What Does the Bible Say About..? Logo

What Does the Bible Say About..Baptism?

You probably hear the debate a lot about being baptized to be saved. I'm a Christian and I love the Lord dearly. Now I have not been baptized, I will probably do it on day as my walk with the Lord progresses. I don't believe that you need to be baptized to be saved. My church doesn't believe it either, we believe its a choice to be baptized (an expression of your love for Christ). So how do we determine this debate? You see if you believe that the Bible says we must be baptized to be saved then I'm going to hell, and so are a lot of Christians who have not been baptized.

So my answer to this debate would be that many Christians have different views on topics regarding life and the Bible, so we should respect each other's opinions and serve God wholeheartedly! Please write back if you can and comment on this.


I agree with you that we should serve God wholeheartedly. I am also willing to respect anyone's opinions. However, when it comes to what is required for salvation, while I respect other people's opinions I can only rely on God's word. So the only way we can "determine this debate" is to see what the Bible says. Not what I say, or you say, but what God says. Since He is the authority on salvation, we should listen to him.

First off, let me clarify one thing. If I emphasize baptism, it is only because so many don't. I don't intend to say that faith is not necessary. It is vital. If one is baptized without faith, he just gets wet. Likewise, just as James says that faith without action is dead, so faith without obedience to God is useless.

So, what does the Bible say? There are quite a number of passages we should look at.

First I think we should see what baptism (immersion in water) meant to the Jewish people in the Old Testament. Leviticus, chapters 14-17, discuss the procedure by which people who are unclean for various reasons (leprosy, eating non-kosher meat, touching the bed or chair of a menstruating woman, etc.) shall be made clean. One of the requirements is that he immerse himself in water. This is not to wash the actual dirt off his body, but a response to a spiritual uncleanness. It is in this same way that Peter says (1 Peter 3:21), "In the same way [like Moses was saved by water] baptism now saves you by the resurrection of Jesus Christ, not the putting away of filth from the body, but the answer of a good conscience toward Christ." One who refused immersion remained unclean. Incidentally, immersion was the last step for a non-Jew to convert to Judaism. This was carried over into Christianity in baptism as the last step in converting to Christianity. Without it, one could not become a Jew before Christ (or since), and without it one could not become a Christian.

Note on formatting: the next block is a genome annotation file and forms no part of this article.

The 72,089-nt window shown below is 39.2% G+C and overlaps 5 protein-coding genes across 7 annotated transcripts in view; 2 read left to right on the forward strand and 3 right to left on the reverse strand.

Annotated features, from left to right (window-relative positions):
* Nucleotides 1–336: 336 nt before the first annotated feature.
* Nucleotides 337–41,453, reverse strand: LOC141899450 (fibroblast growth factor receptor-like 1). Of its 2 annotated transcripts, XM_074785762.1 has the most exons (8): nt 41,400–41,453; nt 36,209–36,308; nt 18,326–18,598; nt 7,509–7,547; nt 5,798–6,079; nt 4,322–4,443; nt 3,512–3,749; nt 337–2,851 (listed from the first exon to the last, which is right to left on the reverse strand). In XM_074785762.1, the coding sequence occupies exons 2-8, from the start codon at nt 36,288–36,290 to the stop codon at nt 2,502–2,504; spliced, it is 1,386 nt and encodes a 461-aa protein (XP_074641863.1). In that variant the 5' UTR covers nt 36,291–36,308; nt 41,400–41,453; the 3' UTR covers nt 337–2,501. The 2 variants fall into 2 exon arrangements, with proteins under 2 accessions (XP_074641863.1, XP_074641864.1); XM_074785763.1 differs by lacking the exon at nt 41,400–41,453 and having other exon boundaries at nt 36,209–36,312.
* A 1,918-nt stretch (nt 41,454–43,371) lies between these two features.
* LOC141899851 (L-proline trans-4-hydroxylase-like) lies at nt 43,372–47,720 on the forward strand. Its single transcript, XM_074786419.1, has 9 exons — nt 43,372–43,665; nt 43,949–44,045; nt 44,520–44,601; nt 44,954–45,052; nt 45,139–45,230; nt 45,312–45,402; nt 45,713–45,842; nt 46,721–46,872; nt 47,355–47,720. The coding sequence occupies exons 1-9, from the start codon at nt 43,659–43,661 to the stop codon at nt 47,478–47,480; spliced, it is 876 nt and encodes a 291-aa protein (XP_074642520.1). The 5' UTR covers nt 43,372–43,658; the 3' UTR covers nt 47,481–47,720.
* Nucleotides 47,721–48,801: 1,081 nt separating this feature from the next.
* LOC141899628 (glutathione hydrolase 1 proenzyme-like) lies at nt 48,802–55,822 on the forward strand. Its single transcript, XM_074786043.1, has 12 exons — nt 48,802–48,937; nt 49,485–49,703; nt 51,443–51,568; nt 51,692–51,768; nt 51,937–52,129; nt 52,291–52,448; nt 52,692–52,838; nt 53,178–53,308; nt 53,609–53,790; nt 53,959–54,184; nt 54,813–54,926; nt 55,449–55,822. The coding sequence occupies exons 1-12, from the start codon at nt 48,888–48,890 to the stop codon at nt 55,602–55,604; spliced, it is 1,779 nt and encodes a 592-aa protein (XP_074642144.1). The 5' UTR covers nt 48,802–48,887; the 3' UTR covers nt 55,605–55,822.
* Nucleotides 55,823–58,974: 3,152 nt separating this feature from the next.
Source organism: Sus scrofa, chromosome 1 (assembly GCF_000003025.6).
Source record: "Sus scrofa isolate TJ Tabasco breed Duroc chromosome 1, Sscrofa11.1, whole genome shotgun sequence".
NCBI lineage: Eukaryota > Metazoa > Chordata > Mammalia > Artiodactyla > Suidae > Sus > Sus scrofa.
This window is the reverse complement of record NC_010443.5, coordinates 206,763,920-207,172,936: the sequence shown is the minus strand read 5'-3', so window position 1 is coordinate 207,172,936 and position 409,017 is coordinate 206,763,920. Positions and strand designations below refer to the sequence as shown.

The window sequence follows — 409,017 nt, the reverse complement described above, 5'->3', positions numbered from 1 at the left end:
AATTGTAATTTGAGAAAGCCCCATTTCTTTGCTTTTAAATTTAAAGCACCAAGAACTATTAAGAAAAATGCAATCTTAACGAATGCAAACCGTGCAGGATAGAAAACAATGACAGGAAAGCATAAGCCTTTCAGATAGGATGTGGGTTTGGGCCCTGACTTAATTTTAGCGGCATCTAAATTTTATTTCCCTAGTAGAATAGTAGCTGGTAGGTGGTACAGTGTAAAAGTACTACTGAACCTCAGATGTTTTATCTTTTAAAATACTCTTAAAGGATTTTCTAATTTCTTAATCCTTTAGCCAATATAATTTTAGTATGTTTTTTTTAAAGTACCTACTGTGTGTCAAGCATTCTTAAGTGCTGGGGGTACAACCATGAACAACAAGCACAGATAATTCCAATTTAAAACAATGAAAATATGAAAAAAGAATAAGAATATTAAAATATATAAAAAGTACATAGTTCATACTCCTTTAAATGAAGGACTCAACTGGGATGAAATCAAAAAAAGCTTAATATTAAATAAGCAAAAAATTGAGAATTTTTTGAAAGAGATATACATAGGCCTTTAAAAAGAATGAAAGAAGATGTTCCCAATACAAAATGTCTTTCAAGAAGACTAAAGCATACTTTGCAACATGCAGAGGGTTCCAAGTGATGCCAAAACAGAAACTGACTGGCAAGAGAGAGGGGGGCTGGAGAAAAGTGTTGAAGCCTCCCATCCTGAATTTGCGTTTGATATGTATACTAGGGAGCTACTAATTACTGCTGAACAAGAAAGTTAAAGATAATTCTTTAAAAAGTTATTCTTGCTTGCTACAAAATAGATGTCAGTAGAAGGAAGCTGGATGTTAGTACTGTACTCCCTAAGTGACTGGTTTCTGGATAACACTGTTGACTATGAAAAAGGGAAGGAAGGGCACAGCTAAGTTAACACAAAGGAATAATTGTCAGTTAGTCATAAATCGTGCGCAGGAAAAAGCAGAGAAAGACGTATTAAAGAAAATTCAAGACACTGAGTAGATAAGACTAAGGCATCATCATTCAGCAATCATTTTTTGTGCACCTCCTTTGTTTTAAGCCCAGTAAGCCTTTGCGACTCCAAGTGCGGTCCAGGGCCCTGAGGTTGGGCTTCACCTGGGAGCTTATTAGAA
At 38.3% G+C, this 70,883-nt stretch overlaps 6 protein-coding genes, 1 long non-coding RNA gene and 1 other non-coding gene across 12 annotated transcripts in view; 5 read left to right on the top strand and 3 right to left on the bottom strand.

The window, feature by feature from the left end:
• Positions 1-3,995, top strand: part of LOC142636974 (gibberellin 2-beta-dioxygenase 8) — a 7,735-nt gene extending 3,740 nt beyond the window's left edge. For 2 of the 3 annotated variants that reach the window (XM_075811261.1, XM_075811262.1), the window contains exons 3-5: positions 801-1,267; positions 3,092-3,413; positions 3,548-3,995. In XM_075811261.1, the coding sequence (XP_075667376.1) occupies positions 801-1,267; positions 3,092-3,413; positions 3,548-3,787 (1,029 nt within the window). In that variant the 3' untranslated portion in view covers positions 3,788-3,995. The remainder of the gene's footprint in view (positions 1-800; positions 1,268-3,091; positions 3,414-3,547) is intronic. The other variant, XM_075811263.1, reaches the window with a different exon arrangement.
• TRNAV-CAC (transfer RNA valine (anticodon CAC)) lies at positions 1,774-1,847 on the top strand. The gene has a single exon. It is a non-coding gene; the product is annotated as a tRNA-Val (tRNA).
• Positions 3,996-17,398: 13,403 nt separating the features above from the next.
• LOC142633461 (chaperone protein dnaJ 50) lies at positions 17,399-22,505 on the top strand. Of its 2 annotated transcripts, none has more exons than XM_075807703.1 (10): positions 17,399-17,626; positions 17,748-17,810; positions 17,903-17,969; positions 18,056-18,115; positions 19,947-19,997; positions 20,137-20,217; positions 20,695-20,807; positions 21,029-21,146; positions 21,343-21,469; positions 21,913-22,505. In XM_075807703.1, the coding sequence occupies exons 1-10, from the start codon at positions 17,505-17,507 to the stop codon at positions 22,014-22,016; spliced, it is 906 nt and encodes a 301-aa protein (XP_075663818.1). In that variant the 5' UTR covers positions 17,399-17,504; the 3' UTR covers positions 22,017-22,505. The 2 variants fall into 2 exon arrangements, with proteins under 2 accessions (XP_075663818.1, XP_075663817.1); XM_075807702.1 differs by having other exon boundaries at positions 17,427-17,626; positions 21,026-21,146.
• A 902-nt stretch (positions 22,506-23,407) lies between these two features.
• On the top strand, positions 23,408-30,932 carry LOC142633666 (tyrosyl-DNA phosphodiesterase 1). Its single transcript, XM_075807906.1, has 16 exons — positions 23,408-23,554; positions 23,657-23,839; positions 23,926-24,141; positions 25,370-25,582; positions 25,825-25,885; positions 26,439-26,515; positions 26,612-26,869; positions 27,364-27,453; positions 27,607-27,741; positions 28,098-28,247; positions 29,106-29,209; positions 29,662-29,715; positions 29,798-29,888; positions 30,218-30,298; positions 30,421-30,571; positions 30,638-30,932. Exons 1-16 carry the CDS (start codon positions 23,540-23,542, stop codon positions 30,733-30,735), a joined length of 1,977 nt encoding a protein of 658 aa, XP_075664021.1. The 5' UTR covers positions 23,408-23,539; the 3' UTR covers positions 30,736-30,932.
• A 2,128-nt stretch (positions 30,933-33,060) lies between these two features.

What does the New Testament say? I've already looked at 1 Peter 3:21, the passage that clearly and specifically states that baptism saves us. There are many more passages.

Jesus told his disciples that baptism was necessary. Matthew 28:19-20 (the Great Commission) says, "Go ye therefore, and teach all nations, baptizing them in the name of the Father, and of the Son, and of the Holy Ghost: Teaching them to observe all things whatsoever I have commanded you: and, lo, I am with you alway, even unto the end of the world." Mark's version of the same teaching makes it even clearer that without baptism one can not be saved. "And he said unto them, Go ye into all the world, and preach the gospel to every creature. He that believeth and is baptized shall be saved; but he that believeth not shall be damned." (Mark 16:15-16) There he makes it as much a condition of salvation as faith. And when Jesus talked to Nicodemus (John 3), he told him, "Jesus answered, Verily, verily, I say unto thee, Except a man be born of water and of spirit, he cannot enter into the kingdom of God." A birth by water is essential before one can enter the kingdom of God.

Others, most notably Paul also emphasized the importance of baptism. In Acts 2, when Peter was asked what they must do to be saved, he replied (verse 38), "Every one of you repent and be baptized by the authority of Jesus Christ FOR THE REMISSION OF SINS, and you shall receive the gift of the Holy Spirit." (This is the same person who later said "baptism saves you.") When Annanias came to deliver God's word to Paul, he told him, "And now why tarriest thou? arise, and be baptized, and wash away thy sins, calling on the name of the Lord." (Acts 22:16) He says here that Paul could not lose his sins except through baptism.